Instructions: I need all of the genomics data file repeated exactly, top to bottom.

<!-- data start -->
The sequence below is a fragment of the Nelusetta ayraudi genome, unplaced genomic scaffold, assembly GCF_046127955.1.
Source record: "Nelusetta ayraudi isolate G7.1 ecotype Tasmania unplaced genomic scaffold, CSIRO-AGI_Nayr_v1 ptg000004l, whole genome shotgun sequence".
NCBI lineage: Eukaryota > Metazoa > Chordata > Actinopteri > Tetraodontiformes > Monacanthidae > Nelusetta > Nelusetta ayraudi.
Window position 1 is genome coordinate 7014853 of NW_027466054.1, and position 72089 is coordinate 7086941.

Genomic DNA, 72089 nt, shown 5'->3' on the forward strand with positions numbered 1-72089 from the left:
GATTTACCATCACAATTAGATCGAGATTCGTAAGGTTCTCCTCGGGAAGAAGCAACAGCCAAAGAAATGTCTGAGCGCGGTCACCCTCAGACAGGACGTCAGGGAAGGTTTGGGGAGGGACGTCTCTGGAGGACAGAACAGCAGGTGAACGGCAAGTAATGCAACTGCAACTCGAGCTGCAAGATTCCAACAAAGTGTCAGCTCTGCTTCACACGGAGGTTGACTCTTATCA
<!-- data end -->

The sequence below is a fragment of the Nelusetta ayraudi genome, unplaced genomic scaffold, assembly GCF_046127955.1.
Source record: "Nelusetta ayraudi isolate G7.1 ecotype Tasmania unplaced genomic scaffold, CSIRO-AGI_Nayr_v1 ptg000004l, whole genome shotgun sequence".
NCBI lineage: Eukaryota > Metazoa > Chordata > Actinopteri > Tetraodontiformes > Monacanthidae > Nelusetta > Nelusetta ayraudi.
Window position 1 is genome coordinate 7014853 of NW_027466054.1, and position 72089 is coordinate 7086941.

Genomic DNA, 72089 nt, shown 5'->3' on the forward strand with positions numbered 1-72089 from the left:
GATTTACCATCACAATTAGATCGAGATTCGTAAGGTTCTCCTCGGGAAGAAGCAACAGCCAAAGAAATGTCTGAGCGCGGTCACCCTCAGACAGGACGTCAGGGAAGGTTTGGGGAGGGACGTCTCTGGAGGACAGAACAGCAGGTGAACGGCAAGTAATGCAACTGCAACTCGAGCTGCAAGATTCCAACAAAGTGTCAGCTCTGCTTCACACGGAGGTTGACTCTTATCA